ATLANTA — While Grady Health System is the region’s only Level 1 trauma center, it can no longer afford to be the only safety net hospital in metro Atlanta, the health system’s new chief executive officer said last Friday.
After a week on the job, Michael Young said the public hospital must attract more paying patients while continuing to fulfill its mission to care for the city’s poor.
Currently, over 90 percent of Grady’s patients are unable to pay for their treatment, and at least some of them are coming to Grady from other area hospitals, Young said.
“We’re not the safety net hospital; we’re the safety net foundation for these 14 counties,” he said. “We’re going to need some help. Grady cannot be the sole answer for every county in western Georgia.”
Part of the solution will be persuading other hospitals in the area to keep their indigent patients instead of sending them to Grady — something Young said he suspects is currently happening.
“Patients are being seen elsewhere and then sent here for follow-up care,” he said.
Young shared with reporters his first impressions of the hospital and the area’s health care systems. After spending about 20 hours in Grady’s emergency room, he said he was surprised by the volume of patients — something he was not aware of before he arrived last Tuesday.
“I’ve never seen anything like it in my career,” said Young, who has worked as a hospital administrator for more than two decades.
He also had high praise for many of Grady’s programs, including trauma care, HIV/AIDS, cardiology, orthopedics, the cancer facility and pharmacy. Young said such programs should be promoted, both among the staff to their friends and to other Atlantans, to attract paying patients.
“If we can fill up patients coming to the factory, that’ll bring more revenue,” he said. “Frankly, people have been a little nervous … If I need care, I’ll come here.”
Filling the coffers is a priority for Young, who will be paid a $615,000 salary.
Only a year ago, Grady was in danger of closing its doors, as it faced a $55 million deficit. Its reputation as a hospital for the poor has hobbled the institution for decades and made it hard to attract insured customers.
Now, flush with a $200 million, four-year donation from The Woodruff Foundation for capital improvements and new leadership, the hospital is looking to turn itself around.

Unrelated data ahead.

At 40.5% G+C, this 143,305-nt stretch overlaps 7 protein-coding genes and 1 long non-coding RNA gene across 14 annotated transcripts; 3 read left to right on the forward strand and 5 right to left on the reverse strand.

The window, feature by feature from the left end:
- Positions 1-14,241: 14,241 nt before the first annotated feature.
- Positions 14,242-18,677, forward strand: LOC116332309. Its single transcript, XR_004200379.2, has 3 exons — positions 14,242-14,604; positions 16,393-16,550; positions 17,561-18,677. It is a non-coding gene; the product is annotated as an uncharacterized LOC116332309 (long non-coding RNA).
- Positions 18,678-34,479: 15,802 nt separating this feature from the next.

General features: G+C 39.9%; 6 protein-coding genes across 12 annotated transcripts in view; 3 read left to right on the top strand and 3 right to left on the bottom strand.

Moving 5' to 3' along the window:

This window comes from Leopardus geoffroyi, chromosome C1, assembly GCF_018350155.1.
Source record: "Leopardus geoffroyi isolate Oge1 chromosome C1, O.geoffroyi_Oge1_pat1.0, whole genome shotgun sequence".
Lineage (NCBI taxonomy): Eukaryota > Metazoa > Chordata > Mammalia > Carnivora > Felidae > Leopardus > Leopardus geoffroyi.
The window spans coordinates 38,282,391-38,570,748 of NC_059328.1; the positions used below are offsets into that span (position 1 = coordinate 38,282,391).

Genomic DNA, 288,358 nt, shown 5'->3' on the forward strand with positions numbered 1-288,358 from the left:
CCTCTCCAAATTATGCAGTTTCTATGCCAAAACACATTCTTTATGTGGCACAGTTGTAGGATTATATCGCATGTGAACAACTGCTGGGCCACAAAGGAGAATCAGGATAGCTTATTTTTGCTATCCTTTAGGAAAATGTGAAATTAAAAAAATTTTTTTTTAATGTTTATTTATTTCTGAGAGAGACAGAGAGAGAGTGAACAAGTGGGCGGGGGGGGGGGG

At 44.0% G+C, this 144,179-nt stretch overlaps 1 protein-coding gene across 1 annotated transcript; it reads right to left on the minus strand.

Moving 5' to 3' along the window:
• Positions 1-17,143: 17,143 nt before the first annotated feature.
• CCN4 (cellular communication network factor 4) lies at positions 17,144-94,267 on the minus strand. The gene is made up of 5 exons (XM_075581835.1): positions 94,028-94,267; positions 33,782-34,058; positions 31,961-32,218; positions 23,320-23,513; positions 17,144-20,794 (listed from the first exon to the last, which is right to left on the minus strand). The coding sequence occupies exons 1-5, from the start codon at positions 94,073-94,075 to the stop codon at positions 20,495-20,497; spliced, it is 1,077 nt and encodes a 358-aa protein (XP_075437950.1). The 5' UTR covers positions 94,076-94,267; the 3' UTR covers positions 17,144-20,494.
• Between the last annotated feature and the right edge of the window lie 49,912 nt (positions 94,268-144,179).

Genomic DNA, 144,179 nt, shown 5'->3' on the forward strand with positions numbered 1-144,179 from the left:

Today, people with insurance are most likely to find themselves at Grady if they’ve been in a car crash or other serious accident because Grady is the only hospital in a 100-mile radius of Atlanta that has a Level 1 trauma center, capable of treating the most severe injuries.
Young is also focused on buying much-needed, modern equipment and improving perceptions about Grady in the community. He said credibility will be the cure for the ailing health system.
“We need to demonstrate that we’re real,” Young said. “We have to reassure the community that Grady’s back to normal.”
Like some other urban hospitals across the United States that primarily serve the needy, Grady has reached a crisis because of rising health care costs, dwindling government aid, a lack of paying customers and years of neglect. More »
Costs are still rising to keep up with growing patient demand for
services, the needs of an aging population and prescription drug and
technology costs, according to Aon Consulting. Overuse and misuse of services and an “out-of-control medical
liability system” also contribute to increases, said Robert Zirkelbach
of America’s Health Insurance Plans, an insurer trade association. More »
Costs are still rising to keep up with growing patient demand for services, the needs of an aging population and prescription drug and technology costs, according to Aon Consulting. Overuse and misuse of services and an “out-of-control medical liability system” also contribute to increases, said Robert Zirkelbach of America’s Health Insurance Plans, an insurer trade association. More »